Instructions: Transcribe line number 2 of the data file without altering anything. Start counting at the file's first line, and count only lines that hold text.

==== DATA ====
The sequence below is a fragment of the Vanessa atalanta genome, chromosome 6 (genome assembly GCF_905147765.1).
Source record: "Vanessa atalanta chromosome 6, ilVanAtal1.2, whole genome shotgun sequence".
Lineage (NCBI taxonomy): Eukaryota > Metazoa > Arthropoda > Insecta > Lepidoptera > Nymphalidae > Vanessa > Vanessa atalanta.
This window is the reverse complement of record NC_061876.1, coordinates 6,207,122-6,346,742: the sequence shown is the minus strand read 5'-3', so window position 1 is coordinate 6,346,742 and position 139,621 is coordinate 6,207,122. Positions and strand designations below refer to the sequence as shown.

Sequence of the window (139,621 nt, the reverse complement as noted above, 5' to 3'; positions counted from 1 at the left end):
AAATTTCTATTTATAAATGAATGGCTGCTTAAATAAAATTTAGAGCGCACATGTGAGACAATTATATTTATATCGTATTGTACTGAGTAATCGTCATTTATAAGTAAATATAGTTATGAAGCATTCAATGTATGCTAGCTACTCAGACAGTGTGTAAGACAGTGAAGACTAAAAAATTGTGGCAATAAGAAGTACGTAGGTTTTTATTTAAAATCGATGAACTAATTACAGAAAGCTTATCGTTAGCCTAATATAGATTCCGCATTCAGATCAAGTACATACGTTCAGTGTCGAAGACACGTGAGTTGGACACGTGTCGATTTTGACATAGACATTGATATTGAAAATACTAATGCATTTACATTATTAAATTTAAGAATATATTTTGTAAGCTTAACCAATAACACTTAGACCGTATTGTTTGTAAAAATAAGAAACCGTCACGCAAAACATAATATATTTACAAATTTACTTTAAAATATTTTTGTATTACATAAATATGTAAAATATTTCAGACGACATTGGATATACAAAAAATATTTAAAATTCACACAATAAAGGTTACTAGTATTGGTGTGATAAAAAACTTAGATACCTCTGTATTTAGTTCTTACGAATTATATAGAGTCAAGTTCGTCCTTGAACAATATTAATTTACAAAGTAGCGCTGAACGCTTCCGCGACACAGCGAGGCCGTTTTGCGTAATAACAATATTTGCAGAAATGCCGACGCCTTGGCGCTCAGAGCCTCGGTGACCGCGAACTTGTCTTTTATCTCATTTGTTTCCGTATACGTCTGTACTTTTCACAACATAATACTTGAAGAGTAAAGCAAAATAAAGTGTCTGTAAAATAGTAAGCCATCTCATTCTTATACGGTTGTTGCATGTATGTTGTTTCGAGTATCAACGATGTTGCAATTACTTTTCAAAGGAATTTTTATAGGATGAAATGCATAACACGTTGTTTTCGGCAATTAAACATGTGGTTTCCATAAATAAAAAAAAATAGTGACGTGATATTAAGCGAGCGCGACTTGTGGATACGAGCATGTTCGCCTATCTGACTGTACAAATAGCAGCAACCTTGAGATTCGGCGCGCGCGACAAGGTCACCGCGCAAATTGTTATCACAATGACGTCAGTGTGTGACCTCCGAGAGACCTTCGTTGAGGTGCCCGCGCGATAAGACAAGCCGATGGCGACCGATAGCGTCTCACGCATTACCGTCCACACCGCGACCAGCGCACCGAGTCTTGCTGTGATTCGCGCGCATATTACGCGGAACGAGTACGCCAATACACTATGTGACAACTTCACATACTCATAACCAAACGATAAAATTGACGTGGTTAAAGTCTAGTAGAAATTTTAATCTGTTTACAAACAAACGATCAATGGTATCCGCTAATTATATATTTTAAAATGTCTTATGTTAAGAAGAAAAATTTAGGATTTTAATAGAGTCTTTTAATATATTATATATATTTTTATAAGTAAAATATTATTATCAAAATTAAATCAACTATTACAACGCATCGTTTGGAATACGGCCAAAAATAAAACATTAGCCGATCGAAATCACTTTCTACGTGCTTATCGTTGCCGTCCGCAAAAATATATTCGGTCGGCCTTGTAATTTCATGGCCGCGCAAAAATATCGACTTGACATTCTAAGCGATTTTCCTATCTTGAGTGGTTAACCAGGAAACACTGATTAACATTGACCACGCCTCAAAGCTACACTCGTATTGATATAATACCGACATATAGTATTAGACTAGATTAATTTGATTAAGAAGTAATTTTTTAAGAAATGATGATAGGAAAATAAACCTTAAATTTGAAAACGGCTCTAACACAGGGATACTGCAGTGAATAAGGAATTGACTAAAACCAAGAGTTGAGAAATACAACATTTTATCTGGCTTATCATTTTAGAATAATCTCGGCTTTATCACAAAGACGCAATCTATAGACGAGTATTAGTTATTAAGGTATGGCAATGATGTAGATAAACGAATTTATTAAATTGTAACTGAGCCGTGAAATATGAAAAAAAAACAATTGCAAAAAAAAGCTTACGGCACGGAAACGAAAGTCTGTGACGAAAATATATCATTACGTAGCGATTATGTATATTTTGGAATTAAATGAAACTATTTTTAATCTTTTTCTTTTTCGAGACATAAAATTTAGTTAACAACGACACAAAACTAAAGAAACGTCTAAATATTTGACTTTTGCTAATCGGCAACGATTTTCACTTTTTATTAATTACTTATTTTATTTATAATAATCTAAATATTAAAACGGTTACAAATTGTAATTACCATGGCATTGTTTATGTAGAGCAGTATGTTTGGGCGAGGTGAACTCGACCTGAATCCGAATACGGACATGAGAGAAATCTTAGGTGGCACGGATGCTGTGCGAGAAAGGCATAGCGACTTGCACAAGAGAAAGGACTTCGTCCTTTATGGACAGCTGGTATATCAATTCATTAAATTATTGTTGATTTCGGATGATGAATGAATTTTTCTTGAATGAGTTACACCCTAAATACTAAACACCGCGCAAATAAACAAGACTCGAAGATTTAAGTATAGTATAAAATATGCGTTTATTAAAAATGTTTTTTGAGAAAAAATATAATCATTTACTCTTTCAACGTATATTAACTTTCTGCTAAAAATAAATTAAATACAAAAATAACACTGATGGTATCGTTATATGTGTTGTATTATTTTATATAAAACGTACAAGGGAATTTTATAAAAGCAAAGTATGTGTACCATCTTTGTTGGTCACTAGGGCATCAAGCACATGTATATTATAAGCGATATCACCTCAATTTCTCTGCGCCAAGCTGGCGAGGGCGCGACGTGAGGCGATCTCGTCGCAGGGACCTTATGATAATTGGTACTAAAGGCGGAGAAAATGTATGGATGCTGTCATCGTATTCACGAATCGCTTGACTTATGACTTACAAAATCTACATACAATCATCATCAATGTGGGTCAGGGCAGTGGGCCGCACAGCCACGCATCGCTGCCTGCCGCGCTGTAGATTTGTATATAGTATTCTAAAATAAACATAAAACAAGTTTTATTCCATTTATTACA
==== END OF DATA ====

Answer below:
Source record: "Vanessa atalanta chromosome 6, ilVanAtal1.2, whole genome shotgun sequence".